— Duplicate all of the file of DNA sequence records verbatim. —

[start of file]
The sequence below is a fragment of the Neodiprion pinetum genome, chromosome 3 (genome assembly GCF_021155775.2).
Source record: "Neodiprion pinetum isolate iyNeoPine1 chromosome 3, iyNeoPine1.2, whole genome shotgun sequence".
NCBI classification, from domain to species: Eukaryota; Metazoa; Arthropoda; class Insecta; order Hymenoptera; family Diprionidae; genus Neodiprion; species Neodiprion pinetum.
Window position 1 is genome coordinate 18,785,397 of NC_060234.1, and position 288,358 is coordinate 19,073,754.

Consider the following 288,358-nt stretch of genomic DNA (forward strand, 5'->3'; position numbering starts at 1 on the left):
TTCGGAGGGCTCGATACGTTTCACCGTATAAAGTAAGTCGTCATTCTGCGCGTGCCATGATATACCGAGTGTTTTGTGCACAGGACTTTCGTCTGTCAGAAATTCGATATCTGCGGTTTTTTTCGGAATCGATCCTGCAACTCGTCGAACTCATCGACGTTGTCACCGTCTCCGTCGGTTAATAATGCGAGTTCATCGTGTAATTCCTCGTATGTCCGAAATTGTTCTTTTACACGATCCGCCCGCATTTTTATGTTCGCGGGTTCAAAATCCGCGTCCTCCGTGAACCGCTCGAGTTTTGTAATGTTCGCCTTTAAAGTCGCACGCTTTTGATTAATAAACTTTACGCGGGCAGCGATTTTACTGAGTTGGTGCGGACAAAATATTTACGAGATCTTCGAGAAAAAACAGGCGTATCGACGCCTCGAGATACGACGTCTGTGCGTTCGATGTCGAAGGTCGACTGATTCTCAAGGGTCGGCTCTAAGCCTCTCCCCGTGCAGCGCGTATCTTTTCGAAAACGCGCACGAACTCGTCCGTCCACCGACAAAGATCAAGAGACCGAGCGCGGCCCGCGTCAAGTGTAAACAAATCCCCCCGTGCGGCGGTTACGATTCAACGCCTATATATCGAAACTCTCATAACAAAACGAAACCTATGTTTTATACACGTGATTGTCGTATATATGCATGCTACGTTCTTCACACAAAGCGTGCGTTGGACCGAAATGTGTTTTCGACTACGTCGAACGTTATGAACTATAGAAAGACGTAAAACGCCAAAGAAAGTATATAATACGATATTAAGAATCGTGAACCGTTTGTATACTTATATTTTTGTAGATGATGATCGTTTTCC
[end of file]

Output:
The sequence below is a fragment of the Neodiprion pinetum genome, chromosome 3 (genome assembly GCF_021155775.2).
Source record: "Neodiprion pinetum isolate iyNeoPine1 chromosome 3, iyNeoPine1.2, whole genome shotgun sequence".
NCBI classification, from domain to species: Eukaryota; Metazoa; Arthropoda; class Insecta; order Hymenoptera; family Diprionidae; genus Neodiprion; species Neodiprion pinetum.
Window position 1 is genome coordinate 18,785,397 of NC_060234.1, and position 288,358 is coordinate 19,073,754.

Consider the following 288,358-nt stretch of genomic DNA (forward strand, 5'->3'; position numbering starts at 1 on the left):
TTCGGAGGGCTCGATACGTTTCACCGTATAAAGTAAGTCGTCATTCTGCGCGTGCCATGATATACCGAGTGTTTTGTGCACAGGACTTTCGTCTGTCAGAAATTCGATATCTGCGGTTTTTTTCGGAATCGATCCTGCAACTCGTCGAACTCATCGACGTTGTCACCGTCTCCGTCGGTTAATAATGCGAGTTCATCGTGTAATTCCTCGTATGTCCGAAATTGTTCTTTTACACGATCCGCCCGCATTTTTATGTTCGCGGGTTCAAAATCCGCGTCCTCCGTGAACCGCTCGAGTTTTGTAATGTTCGCCTTTAAAGTCGCACGCTTTTGATTAATAAACTTTACGCGGGCAGCGATTTTACTGAGTTGGTGCGGACAAAATATTTACGAGATCTTCGAGAAAAAACAGGCGTATCGACGCCTCGAGATACGACGTCTGTGCGTTCGATGTCGAAGGTCGACTGATTCTCAAGGGTCGGCTCTAAGCCTCTCCCCGTGCAGCGCGTATCTTTTCGAAAACGCGCACGAACTCGTCCGTCCACCGACAAAGATCAAGAGACCGAGCGCGGCCCGCGTCAAGTGTAAACAAATCCCCCCGTGCGGCGGTTACGATTCAACGCCTATATATCGAAACTCTCATAACAAAACGAAACCTATGTTTTATACACGTGATTGTCGTATATATGCATGCTACGTTCTTCACACAAAGCGTGCGTTGGACCGAAATGTGTTTTCGACTACGTCGAACGTTATGAACTATAGAAAGACGTAAAACGCCAAAGAAAGTATATAATACGATATTAAGAATCGTGAACCGTTTGTATACTTATATTTTTGTAGATGATGATCGTTTTCC